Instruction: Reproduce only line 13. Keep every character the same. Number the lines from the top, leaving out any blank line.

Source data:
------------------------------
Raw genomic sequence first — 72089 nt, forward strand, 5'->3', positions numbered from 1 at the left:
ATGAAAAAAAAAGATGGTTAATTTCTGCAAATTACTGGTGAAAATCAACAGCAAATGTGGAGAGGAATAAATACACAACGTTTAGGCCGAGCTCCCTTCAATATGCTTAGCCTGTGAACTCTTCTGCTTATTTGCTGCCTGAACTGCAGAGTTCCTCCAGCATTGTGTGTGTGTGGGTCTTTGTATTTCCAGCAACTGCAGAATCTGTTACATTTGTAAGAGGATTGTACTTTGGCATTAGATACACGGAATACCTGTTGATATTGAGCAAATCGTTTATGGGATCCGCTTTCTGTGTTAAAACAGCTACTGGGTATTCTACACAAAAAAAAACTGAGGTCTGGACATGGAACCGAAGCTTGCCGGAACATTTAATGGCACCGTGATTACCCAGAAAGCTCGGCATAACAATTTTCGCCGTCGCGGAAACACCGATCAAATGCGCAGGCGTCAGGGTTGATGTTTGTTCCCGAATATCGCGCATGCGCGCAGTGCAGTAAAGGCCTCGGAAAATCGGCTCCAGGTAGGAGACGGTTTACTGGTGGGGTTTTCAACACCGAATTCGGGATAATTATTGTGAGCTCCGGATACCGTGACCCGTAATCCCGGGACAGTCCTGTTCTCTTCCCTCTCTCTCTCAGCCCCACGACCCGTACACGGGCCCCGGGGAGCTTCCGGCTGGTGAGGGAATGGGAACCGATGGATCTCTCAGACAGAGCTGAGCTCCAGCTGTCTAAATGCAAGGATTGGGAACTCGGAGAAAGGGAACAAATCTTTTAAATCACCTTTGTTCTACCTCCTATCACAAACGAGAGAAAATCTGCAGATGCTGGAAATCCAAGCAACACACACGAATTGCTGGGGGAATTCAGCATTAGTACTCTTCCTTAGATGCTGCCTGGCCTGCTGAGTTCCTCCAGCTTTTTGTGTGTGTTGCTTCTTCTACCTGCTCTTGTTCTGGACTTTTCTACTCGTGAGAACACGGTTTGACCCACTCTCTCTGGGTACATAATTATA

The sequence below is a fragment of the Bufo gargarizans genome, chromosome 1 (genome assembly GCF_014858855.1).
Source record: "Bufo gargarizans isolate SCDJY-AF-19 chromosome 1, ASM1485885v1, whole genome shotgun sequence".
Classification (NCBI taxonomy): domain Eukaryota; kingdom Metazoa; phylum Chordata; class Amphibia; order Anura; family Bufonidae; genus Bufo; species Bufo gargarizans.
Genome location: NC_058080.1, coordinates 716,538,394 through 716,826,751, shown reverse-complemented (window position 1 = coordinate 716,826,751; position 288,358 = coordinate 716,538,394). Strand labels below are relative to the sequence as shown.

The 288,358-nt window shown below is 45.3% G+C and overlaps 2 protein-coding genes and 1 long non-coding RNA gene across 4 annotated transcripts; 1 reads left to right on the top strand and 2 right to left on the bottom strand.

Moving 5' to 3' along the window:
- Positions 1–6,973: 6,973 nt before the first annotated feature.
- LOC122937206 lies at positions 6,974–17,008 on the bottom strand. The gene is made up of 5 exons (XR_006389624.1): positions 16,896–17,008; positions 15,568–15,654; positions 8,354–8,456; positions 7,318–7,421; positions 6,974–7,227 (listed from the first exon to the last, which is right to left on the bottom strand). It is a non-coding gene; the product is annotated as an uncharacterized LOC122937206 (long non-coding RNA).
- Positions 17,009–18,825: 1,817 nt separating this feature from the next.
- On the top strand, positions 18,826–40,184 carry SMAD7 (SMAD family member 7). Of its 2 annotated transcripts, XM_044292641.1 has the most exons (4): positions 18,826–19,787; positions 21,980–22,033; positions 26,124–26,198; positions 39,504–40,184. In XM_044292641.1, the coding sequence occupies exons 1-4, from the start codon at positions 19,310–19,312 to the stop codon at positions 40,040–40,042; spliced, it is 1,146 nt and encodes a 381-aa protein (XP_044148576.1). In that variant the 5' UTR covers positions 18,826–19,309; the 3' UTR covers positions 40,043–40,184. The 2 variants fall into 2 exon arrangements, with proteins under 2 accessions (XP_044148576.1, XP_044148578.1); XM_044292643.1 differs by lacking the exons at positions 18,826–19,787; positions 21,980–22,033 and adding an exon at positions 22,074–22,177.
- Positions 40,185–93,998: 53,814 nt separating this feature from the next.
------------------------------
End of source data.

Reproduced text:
- Positions 40,185–93,998: 53,814 nt separating this feature from the next.